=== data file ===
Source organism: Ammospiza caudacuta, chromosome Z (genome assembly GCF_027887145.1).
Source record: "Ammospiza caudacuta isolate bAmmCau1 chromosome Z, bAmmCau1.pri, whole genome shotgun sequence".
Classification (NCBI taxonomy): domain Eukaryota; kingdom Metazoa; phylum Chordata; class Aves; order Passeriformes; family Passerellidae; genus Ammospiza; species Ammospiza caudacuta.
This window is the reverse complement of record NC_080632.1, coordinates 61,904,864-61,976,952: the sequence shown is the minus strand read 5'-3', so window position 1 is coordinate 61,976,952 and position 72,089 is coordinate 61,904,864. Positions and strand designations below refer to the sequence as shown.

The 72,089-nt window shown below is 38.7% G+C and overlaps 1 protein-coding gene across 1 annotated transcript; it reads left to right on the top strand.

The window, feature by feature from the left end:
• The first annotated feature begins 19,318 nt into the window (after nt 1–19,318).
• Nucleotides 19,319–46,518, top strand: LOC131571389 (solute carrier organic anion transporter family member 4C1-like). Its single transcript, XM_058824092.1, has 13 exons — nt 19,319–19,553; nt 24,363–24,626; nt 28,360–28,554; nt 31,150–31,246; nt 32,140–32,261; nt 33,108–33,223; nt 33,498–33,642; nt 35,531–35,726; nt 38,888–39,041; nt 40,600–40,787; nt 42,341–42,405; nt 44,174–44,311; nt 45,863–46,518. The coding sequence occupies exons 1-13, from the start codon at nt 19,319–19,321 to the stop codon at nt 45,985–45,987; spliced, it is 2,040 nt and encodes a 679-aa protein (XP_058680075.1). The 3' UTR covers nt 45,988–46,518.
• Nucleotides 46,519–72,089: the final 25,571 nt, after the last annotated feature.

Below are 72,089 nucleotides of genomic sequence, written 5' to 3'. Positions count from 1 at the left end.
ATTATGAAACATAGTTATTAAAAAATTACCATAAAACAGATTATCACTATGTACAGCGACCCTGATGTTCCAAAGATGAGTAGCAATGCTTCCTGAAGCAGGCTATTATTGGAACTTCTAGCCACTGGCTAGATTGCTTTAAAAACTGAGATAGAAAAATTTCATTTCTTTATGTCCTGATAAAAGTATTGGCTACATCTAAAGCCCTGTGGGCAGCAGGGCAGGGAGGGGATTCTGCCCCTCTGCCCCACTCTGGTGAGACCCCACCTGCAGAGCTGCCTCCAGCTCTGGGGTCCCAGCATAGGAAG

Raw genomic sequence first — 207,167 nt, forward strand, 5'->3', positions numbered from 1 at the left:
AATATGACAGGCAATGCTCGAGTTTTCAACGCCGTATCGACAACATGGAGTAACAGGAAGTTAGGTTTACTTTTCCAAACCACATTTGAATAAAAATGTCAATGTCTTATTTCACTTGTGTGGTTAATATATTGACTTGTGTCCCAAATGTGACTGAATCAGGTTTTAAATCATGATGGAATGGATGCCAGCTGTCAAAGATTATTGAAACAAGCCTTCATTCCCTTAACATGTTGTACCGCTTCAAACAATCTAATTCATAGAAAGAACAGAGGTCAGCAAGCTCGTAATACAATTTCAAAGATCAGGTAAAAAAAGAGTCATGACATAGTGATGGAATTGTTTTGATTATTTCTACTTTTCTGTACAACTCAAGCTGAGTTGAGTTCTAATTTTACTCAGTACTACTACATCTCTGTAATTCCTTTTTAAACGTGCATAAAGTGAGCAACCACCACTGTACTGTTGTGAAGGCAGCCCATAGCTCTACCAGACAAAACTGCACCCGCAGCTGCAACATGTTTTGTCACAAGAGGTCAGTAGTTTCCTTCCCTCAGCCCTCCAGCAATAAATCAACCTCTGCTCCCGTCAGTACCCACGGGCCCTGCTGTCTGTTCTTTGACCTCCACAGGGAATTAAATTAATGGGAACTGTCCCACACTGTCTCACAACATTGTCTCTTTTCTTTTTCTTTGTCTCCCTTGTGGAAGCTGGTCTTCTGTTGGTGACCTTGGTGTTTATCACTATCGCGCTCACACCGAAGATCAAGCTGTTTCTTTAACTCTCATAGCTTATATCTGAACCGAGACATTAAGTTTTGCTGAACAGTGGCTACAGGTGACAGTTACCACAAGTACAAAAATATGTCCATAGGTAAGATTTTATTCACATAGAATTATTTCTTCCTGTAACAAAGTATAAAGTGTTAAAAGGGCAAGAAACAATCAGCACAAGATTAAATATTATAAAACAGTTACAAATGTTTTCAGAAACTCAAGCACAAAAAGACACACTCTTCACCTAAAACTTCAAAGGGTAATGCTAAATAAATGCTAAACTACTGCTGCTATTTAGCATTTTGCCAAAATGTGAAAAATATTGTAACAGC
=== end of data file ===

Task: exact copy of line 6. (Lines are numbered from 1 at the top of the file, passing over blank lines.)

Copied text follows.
The window, feature by feature from the left end: